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  • #11
    The quoted argument misconstrues the problem, and thus the conclusion is wrong. Others have already mentioned the proof that it's wrong (docs have been released), but I guess I'll explain how it's wrong, since on a superficial level it seems pretty convincing. It says that essentially no technical info can be released, but an HFS is not going to exercise the entire device. You generally can't just go around clobbering a whole device state, especially in a modern OS. In fact, the HFS might only exercise one peripheral block that is unique to the device, but isn't directly connected to the core functionality. Let's call it the Undocumented Verification Doohickey, just for the sake of argument. AMD/ATI can document everything else as long as the UVD block stays closed. Some people might be disappointed by the lack of UVD support, but the core GPU functionality can still be supported just fine.

    As for the patent issues, the FOSS world has ways of dealing with that. FreeType had patent-covered hinting code for years, and simply didn't compile it in by default until the patents expired. S3TC support is already available; it's just in a separate library instead of being part of the Mesa tree. Brian Paul has suggested a similar approach for FP textures, and there is already a Mesa branch with FP texture support. In short, work is being done on this. Developers are aware of the issue, and they aren't just throwing up their hands and saying "aw shucks, we can't do anything".

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    • #12
      Originally posted by pingufunkybeat View Post
      Nah, I'll keep buying AMD's stuff because I value open source software.

      You're free to run whatever you want: closed source drivers, closed source kernel, closed source filesystem, knock yourself out.

      I finished Doom3 and the expansion pack using free drivers on my r700, and almost everything I need runs acceptably, and it's open, thanks to AMD's efforts, as well as those of other developets -- that's how OSS works.

      But you're trolling again, first you claimed that AMD is NOT releasing documentation, then you switched your argument to "they're releasing lots of documentation, but nobody wants documentation". This sort of circular argumentation is meant to confuse readers and discourage people from getting into pointless arguments with you, which is what you want.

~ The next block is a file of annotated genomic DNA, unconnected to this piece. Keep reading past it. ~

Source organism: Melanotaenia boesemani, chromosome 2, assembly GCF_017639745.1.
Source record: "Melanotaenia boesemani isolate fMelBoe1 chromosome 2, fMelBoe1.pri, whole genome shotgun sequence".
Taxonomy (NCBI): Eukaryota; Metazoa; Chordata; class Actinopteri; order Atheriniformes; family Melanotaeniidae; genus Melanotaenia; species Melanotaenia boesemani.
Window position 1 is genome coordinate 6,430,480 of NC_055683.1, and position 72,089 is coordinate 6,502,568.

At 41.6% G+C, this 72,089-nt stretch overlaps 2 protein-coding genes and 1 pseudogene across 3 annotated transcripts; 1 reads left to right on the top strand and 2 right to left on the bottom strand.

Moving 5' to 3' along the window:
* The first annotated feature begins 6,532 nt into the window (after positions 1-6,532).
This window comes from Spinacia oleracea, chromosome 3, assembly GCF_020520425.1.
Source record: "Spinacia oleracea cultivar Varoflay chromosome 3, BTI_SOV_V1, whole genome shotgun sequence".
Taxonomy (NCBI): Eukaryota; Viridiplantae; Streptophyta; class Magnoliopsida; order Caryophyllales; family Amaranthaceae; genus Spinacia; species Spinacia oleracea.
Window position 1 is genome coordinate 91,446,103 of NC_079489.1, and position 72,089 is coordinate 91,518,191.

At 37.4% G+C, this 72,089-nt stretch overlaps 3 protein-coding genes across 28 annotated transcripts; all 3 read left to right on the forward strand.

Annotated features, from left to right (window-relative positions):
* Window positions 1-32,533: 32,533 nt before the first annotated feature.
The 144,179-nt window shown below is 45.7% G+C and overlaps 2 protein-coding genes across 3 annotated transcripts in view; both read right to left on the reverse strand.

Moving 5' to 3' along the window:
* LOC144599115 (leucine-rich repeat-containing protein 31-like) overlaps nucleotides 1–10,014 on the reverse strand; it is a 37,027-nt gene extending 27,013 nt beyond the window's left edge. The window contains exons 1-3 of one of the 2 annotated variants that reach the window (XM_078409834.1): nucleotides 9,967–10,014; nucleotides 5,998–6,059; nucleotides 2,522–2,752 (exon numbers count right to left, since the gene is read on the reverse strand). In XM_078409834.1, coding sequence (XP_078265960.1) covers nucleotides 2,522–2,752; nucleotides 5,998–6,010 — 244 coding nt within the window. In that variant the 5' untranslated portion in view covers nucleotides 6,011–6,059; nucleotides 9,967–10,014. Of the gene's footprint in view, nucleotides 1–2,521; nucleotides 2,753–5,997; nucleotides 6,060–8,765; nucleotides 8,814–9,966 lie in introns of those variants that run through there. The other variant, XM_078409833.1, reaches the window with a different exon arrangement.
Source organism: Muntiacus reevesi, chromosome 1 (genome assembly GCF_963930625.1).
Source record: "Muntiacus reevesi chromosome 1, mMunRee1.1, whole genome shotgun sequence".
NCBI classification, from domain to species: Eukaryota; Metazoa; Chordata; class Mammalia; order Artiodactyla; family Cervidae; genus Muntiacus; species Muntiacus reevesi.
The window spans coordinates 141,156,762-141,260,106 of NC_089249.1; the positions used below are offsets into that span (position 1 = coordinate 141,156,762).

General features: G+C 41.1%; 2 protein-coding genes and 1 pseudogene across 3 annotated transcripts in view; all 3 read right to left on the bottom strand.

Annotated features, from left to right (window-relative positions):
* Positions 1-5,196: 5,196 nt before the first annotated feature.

"I'll keep buying AMD's stuff because I value open source software.

      You're free to run whatever you want:"

      Yeah, although AMD will never be the real OSS innovation that was 3DFX and their Fully working open code drivers and innovative POV plus the 3dfx voodoo 2 sli dual Gfx Hardware cards still work fine OC today http://www.youtube.com/watch?v=e7WeTdpMCSI

      hell you can even get the 3dfx voodoo 3 driver for windows xp x64
      http://www.opendrivers.com/company/2...-download.html

      AMD are kind of OK and have some form of derivative of a real OSS plan that may work, here's the docs now go and do our work please.

      but 3DFX did write that OSS code OC and most of all they had cool 'save the planet' adverts to back that code up

      http://www.youtube.com/watch?v=4crvOyq4NMM

      Ohh well off for another nap in my Executive Power Nap chair, You do have one right

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      • #13
        Originally posted by Ex-Cyber View Post
        The quoted argument misconstrues the problem, and thus the conclusion is wrong. Others have already mentioned the proof that it's wrong (docs have been released), but I guess I'll explain how it's wrong, since on a superficial level it seems pretty convincing.

        It says that essentially no technical info can be released, but an HFS is not going to exercise the entire device.

        You generally can't just go around clobbering a whole device state, especially in a modern OS. In fact, the HFS might only exercise one peripheral block that is unique to the device, but isn't directly connected to the core functionality.

        Let's call it the Undocumented Verification Doohickey, just for the sake of argument. AMD/ATI can document everything else as long as the UVD block stays closed.

        Some people might be disappointed by the lack of UVD support, but the core GPU functionality can still be supported just fine.

        As for the patent issues, the FOSS world has ways of dealing with that. FreeType had patent-covered hinting code for years, and simply didn't compile it in by default until the patents expired. S3TC support is already available; it's just in a separate library instead of being part of the Mesa tree.

        Brian Paul has suggested a similar approach for FP textures, and there is already a Mesa branch with FP texture support. In short, work is being done on this. Developers are aware of the issue, and they aren't just throwing up their hands and saying "aw shucks, we can't do anything".
        and is clear to those that actually look around and see what's happening right now, that "Undocumented Verification Doohickey" doesn't help you when you forget to verify with the executive that they removed or at least moved the 'Doohickey Recoverable Magic" in to a separate device for version 4 ready for that new low power embedded market, oh but wait that mean's OSS Linux so no "Undocumented Verification Doohickey" allowed there.

        and the executive cant seem to think about anything but the BOM never mind find what other vendors are actually doing (and at a manageable BOM cost) to grow their markets there and elsewhere off the main track....